SEGH Articles

Fate of smelter dusts in soils

14 October 2016
Winner of the best poster prize at the SEGH meeting in Brussels. Alice Jarosikova, PhD student from Charles University in Prague, describes her research on fate of smelter-derived dust particles in soils.

Areas in the vicinity of metal smelters are inevitably exposed to metal(loid)-bearing particulates, which are emitted and dispersed in the environmental compartments. Especially surrounding soils represent an important sink for the most of these anthropogenic emissions.

 

1. Dust emitted from the copper smelter

The main objective of our study is to identify the fate of smelter dusts when deposited in soils as well as to clarify subsequent dynamics of smelter-related contaminants in the soil systems, which can interact with water and biota. We use a long-term in situ experimental approach, where polyamide bags filled with smelter dusts are placed for incubation into different depths of soil profiles. Our current 4-year in situ experiment has been initiated in October 2013 in four contrasting soil types and under different vegetation covers using the methodology described by Ettler et al. (2012). We have compared the weathering rates of smelter dusts in the following soils: neutral-to-alkaline Chernozem developed on loess (grass cover), neutral-to-slightly acidic Cambisol (grass cover), and acidic Cambisols developed under the beech and spruce forests. Our study materials are (i) arsenic rich fly ash (composed mostly of arsenolite, As2O3, galena, PbS and gypsum, CaSO4·2H2O) and (ii) copper slag (enriched in Cu, Zn and Pb). We collect experimental bags each 6 months and soil columns are vertically sampled (each 5 cm of depth) using physical rings and when possible, soil pore water is collected using Rhizon samplers. We perform mineralogical analysis on smelter dusts (to identify changes in phase composition), supplemented with bulk chemistry of dusts and soil samples coupled to As speciation analysis in soil pore waters and extracts.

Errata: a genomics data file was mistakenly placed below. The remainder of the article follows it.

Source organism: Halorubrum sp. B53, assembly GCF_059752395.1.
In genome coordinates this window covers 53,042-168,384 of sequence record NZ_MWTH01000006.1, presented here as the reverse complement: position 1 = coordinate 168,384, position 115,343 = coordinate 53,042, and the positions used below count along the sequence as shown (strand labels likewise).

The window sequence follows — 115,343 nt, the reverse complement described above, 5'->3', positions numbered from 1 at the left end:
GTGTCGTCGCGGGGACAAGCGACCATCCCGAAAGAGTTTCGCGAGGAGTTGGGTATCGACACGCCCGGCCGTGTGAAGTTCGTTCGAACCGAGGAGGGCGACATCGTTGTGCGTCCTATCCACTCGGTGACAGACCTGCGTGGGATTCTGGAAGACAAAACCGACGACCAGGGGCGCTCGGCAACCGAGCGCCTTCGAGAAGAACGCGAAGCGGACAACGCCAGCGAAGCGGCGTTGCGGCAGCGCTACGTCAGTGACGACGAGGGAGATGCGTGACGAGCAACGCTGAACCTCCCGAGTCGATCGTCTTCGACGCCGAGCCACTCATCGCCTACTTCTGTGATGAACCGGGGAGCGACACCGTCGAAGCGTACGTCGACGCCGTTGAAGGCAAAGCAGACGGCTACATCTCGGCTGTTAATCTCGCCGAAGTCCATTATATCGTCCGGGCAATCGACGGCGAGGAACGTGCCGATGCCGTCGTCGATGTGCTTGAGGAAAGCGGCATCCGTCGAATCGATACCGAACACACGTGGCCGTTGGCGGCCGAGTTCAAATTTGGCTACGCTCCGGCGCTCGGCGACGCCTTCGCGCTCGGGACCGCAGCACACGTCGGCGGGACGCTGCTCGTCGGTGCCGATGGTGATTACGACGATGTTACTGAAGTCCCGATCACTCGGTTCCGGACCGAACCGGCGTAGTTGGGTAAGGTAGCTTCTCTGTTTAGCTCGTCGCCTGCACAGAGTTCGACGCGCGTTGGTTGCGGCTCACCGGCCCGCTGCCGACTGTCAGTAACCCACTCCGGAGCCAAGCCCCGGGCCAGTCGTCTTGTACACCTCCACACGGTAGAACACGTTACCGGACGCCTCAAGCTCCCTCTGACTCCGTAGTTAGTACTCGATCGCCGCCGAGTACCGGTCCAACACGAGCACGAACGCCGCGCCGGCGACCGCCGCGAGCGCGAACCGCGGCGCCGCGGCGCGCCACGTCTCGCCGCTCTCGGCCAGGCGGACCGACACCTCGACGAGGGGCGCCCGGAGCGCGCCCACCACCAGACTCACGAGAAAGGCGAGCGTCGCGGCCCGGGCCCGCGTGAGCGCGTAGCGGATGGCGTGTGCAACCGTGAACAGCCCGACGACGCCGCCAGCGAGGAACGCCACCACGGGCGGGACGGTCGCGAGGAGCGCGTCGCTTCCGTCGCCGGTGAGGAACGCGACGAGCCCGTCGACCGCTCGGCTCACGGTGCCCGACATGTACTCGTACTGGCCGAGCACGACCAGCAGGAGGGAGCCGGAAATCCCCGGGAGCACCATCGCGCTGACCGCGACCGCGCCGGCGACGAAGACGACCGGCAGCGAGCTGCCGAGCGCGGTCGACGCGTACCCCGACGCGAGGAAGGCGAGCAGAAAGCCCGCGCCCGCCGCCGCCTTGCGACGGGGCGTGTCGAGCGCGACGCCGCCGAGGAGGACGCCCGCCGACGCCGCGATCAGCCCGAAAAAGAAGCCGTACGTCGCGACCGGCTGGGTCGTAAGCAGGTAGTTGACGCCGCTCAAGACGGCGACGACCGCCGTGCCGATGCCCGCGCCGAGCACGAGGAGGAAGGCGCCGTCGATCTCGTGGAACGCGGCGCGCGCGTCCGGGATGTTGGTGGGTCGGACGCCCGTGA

2. Soil sampling after the smelter dust incubation using physical rings

Despite the fact that our field experiment is just in the middle and data collection is still in progress, we find that fly ash particles are highly reactive in soil systems and their dissolution is increasing over time. Arsenic leaching associated with the highest fly ash dissolution was the most significant in soil developed under the beech forest mainly due to specific seepage conditions leading to more rapid flush regime (higher moisture than for other soil types). Observation under the scanning electron microscopy (SEM) indicated that the fly ash incubated in soil under the beech was the most weathered with etched arsenolite surfaces and secondary formation of a complex metal-bearing arsenate phase.

Field experimental studies are always more difficult than laboratory investigations, because a number of parameters cannot be fully controlled. However, they are more suitable for understanding complex processes in real-life scenarios. We are looking forward to the next sampling campaign in October 2016 J

Alice Jarošíková

PhD candidate at Institute of Geochemistry, Mineralogy and Mineral Resources, Faculty of Science, Charles University in Prague, Czech Republic

Reference:

Ettler, V., Mihaljevič, M., Šebek, O., Grygar, T., Klementová, M., 2012. Experimental in situ transformation of Pb smelter fly ash in acidic soils. Environ. Sci. Technol. 46, 10539-10548.

 

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